Lot 39. A Grey Schist Figure of a Bodhisattva Ancient Region of Gandhara, Circa 3rd Century. Estimate: €400,000-600,000. Photo: Bonhams.
Lot 117. A Gilt Copper Alloy Figure of Amitayus. Attributed to Sonam Gyaltsen (A. 15th Century), Shigatse, Central Tibet, circa 1430-40. Estimate: €1,000,000 - €1,500,000. Photo: Bonhams.
Lot 54. A Magnificent and Very Rare Large Wood Figure of the Bodhisattva Guanyin, Jin dynasty. Estimate: €800,000 - €1,200,000. Photo: Bonhams.
A Wood Netsuke of an Elephant and a Karako (Chinese Boy) by Tsuji, Osaka, mid/late 18th century. Estimate: €30,000 - €40,000. Photo: Bonhams.
Lê Phổ, La Famille. Estimate: €250,000 - €340,000. Photo: Bonhams.
PARIS.- Bonhams Cornette de Saint Cyr will offer six auctions from 9 to 16 June 2023 (including two online), with a series of exhibitions taking place before the auctions and conferences on Saturday 10 June. This rich and varied programme will allow collectors from all over the world to discover and appreciate Asian Art exhibited during the Printemps Asiatique in Paris.
THE CLAUDE DE MARTEAU COLLECTION, Part III | 12 JUNE 2023
Following two successful auctions in Paris in 2022, Bonhams Cornette de Saint Cyr will be offering part III of the remarkable Claude de Marteau Collection at 6 Avenue Hoche on 12 June. The Claude de Marteau Collection is a unique assemblage of art gathered over decades by the late dealer and collector. It contains works created over a period of 1,500 years in the Hindu and Buddhist cultures that once flourished in India, Nepal, Tibet and China.
This auction will offer a range of Hindu and Buddhist treasures including a 3rd century Gandhara Bodhisattva statue, over 1 meter high (estimate : €400,000-€600,000). The sale also features a 15th/16th century Tibetan gilt copper alloy figure of the 9th century Buddhist master Virupa, renowned for both his wisdom and for his wild, unpredictable behaviour. The statue depicts a famous episode in the story of his life with his left hand raised in order to stop the flow of the Ganges river (estimate: €150,000 to €200,000). The figure is richly gilded and inlaid with turquoise stones. The face is painted in gold and the lips, eyes and eyebrows are also painted in the Tibetan style, giving it a more realistic appearance.
Lot 39. From the Claude de Marteau Collection. A Grey Schist Figure of a Bodhisattva, Ancient Region of Gandhara, Circa 3rd Century; 115 cm high. Estimate: €400,000-600,000. Photo: Bonhams.
Published: Isao Kurita, Gandharan Art, Vol. II, Tokyo, 1998 & 2003, p. 15, no. 17.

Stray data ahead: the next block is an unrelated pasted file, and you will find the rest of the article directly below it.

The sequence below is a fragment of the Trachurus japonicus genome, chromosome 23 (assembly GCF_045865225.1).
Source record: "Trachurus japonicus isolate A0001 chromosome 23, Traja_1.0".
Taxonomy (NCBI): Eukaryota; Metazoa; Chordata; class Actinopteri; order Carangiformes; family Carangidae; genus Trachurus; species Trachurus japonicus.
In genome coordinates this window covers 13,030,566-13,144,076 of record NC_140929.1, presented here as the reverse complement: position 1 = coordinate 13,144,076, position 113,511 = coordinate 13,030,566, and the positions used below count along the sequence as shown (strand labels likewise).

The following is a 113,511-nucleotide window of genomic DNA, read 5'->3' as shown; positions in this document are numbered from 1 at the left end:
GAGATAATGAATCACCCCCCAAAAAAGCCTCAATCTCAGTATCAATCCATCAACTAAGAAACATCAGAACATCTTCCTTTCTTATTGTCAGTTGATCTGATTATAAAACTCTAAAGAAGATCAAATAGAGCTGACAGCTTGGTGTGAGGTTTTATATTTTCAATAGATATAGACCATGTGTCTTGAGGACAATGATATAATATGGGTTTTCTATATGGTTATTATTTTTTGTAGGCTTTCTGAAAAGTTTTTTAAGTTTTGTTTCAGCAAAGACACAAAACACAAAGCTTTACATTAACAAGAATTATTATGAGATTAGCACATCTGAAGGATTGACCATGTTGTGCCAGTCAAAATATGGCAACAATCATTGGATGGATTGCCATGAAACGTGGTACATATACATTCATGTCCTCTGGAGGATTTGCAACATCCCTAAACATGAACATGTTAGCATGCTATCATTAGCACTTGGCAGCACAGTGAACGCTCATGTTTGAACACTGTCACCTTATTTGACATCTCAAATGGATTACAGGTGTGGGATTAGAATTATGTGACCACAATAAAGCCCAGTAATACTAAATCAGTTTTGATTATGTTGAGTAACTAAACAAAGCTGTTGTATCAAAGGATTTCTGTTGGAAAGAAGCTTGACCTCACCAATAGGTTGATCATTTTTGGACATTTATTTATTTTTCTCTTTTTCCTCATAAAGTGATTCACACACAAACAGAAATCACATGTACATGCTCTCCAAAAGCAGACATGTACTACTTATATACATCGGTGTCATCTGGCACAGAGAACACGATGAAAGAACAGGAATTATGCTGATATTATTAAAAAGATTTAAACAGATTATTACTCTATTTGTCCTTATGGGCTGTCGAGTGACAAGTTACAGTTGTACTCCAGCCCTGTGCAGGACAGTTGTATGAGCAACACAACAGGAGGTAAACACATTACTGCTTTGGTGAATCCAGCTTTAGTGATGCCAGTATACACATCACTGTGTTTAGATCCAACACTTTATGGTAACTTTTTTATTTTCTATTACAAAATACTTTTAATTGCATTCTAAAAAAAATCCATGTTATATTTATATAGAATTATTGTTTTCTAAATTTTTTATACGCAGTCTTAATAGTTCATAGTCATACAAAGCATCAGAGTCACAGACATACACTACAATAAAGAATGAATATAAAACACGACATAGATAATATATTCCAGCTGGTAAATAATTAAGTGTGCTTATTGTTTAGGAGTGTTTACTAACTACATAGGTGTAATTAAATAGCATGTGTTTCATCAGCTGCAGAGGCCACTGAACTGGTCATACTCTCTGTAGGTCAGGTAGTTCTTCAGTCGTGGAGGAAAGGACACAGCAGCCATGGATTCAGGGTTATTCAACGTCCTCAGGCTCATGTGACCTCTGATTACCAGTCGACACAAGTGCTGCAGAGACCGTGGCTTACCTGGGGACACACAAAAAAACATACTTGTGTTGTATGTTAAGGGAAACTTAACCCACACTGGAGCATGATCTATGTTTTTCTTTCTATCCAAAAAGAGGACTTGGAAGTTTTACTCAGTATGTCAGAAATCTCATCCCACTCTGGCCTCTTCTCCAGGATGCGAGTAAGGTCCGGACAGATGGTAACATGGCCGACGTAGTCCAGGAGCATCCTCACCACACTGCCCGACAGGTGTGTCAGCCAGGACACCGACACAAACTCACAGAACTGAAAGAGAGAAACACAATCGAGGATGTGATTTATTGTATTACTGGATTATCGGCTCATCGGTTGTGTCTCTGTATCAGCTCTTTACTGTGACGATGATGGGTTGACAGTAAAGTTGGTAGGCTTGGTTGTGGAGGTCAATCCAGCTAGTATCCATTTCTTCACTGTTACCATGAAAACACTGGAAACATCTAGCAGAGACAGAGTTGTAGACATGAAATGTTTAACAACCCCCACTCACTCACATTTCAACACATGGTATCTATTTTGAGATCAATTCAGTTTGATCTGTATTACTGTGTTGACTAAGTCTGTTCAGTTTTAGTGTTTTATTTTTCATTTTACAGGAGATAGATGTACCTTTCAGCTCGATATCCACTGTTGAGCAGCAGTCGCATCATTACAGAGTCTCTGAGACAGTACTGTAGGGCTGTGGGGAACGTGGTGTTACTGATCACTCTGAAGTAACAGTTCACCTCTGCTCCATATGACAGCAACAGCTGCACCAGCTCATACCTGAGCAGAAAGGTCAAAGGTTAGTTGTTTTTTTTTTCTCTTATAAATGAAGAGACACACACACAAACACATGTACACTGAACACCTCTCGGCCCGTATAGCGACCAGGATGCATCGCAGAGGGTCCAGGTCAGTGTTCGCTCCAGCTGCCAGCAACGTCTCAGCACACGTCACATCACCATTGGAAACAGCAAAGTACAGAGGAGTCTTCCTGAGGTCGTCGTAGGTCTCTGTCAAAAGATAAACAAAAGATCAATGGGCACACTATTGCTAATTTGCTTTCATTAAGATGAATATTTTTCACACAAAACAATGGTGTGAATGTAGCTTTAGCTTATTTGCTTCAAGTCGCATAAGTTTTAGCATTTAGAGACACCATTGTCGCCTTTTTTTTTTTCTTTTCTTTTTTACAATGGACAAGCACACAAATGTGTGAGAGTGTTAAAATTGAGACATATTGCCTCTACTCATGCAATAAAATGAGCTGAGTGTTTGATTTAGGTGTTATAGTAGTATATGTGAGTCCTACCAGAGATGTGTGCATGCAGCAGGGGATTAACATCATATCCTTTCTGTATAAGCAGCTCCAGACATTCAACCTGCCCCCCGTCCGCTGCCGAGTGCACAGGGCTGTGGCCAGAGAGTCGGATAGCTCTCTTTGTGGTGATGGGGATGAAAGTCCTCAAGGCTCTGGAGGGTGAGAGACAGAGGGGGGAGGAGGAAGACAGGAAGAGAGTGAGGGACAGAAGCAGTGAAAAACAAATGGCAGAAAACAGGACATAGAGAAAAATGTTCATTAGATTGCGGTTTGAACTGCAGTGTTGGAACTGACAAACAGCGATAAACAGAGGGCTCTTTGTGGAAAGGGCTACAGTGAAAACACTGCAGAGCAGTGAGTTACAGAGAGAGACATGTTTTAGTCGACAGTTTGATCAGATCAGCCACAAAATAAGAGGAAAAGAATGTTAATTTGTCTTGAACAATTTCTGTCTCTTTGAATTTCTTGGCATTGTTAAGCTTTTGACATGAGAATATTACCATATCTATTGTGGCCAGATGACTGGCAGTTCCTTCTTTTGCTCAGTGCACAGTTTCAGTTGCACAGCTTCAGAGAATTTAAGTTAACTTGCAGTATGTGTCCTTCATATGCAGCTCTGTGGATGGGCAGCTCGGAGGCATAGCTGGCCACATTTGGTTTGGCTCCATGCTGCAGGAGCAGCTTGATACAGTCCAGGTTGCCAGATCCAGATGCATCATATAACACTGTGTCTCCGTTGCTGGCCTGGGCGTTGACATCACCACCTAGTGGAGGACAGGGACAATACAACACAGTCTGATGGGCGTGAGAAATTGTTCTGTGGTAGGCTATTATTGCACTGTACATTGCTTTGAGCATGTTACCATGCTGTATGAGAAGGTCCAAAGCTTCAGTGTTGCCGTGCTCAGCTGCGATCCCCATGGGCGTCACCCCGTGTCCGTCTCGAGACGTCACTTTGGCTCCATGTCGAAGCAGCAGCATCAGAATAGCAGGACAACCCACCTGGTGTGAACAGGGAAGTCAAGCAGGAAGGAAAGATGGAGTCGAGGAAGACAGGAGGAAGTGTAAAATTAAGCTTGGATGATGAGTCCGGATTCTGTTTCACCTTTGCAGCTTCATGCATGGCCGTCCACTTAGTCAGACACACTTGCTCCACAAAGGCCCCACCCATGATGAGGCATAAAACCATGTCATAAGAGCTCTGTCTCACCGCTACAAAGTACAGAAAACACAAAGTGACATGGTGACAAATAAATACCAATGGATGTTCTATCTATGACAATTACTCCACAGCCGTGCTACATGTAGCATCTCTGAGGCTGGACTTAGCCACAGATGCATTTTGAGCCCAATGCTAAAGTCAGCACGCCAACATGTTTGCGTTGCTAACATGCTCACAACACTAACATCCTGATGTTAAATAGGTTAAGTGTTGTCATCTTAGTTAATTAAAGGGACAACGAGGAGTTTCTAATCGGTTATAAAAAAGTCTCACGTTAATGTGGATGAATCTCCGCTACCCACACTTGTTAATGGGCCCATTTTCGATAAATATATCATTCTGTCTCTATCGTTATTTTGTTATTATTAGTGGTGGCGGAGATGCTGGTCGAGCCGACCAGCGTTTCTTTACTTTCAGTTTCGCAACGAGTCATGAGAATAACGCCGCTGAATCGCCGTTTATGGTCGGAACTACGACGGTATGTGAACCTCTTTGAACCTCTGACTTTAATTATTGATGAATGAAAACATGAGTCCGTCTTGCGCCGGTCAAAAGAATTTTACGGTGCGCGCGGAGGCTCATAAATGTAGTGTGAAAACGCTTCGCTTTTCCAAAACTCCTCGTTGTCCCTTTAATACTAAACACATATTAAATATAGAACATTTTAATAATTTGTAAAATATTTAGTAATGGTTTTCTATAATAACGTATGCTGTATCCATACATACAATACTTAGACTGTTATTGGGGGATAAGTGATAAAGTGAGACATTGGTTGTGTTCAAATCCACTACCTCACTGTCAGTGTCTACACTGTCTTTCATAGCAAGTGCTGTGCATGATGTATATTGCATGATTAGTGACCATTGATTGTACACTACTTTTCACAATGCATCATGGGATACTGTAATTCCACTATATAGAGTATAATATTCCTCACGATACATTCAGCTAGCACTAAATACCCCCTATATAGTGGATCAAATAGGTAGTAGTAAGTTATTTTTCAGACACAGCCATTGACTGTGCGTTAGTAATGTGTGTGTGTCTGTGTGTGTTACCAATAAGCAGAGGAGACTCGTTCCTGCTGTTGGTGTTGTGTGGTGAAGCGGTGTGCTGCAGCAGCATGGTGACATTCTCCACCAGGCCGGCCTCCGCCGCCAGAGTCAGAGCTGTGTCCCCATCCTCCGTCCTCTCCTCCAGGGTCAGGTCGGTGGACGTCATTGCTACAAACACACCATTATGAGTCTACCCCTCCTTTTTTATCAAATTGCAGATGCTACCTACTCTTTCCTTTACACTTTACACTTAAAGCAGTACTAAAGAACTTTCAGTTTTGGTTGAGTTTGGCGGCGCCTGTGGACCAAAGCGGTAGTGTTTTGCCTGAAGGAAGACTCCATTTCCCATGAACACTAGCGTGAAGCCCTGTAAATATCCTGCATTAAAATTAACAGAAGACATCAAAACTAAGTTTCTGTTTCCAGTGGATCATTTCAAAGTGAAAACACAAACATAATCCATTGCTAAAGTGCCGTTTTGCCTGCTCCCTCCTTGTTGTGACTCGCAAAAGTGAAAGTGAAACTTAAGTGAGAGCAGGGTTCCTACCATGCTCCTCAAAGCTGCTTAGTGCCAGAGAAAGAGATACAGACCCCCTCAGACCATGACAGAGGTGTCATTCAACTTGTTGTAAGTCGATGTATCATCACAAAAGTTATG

Provenance: With Claude de Marteau, Brussels, by 1970s.
Note: This majestic figure of a standing bodhisattva evokes both strength and grace. He bears the qualities of a youthful prince, indicated by his jewelry and noble, smooth physiognomy. His pronounced musculature, circular nimbus, and lofty expression convey an idealized image of a divine and enlightened being. He likely represents Maitreya, who in Mahayana Buddhism is destined to succeed Shakyamuni as the next and final Buddha. Maitreya in Gandharan art is frequently depicted with a loosely folded topknot, a right hand raised in the gesture of reassurance (abhaya mudra), and a water flask that was presumably clutched by the lost lowered left hand. Reflecting the cosmopolitan attitude of Gandharan art, which fused Indic content with Iranian and Greco-Roman aesthetics, Maitreya is carved with long wavy locks, standing with a gentle contrapposto in the right knee.
Located in what is today northwest Pakistan and southern Afghanistan, the ancient region of Gandhara was once a vibrant economic and cultural hub with an integral position within both overland and maritime silk routes around the 1st century BCE. The vast influx of wealth and commerce enabled Gandhara's urban centers to serve as the crossroads connecting China, Central Asia, the Indian peninsula, and the Mediterranean. However, Gandhara's advantageous geography meant the region fell repeatedly to invasion from powerful ancient empires. Alexander the Great conquered the ancient capital of Taxila in 326 BCE and the region was, for a brief time, absorbed into the Macedonian empire. After the death of Alexander, the Mauryans subsequently ruled for approximately one hundred and fifty years (c. 305-180 BCE). Greco-Bactrian invasions around 180 BCE then turned the region into an independent Indo-Greek kingdom (c. 185-97 BCE). One of its most famous rulers, King Menander I (r. 165/55-130 BCE), became a great patron of Buddhism and is still remembered for his dialogues with the Buddhist sage Nagasena, as recorded in the Milinda Panha, "The Questions of Menander". The Kushans, who were originally of Central Asian descent and adopted Greek and Iranian elements in their material culture, later established themselves in Gandhara in the early 1st century CE. The most accomplished of these kings was Kanishka I (r. 127-151 CE), who not only ruled a vast empire extending from Bactria to Pataliputra in Northeast India, but also followed the tradition of religious patronage set by the Indo-Greek kings and actively engaged in the creation and transmission of Buddhist literature, architecture, and art. It was during this cultural landscape of stone monuments and statuary, particularly once Mahayana Buddhism attained popularity in Gandhara by the late 2nd/early 3rd century CE, that images like the following sculpture were instrumental in the eastern transmission of early Buddhist art.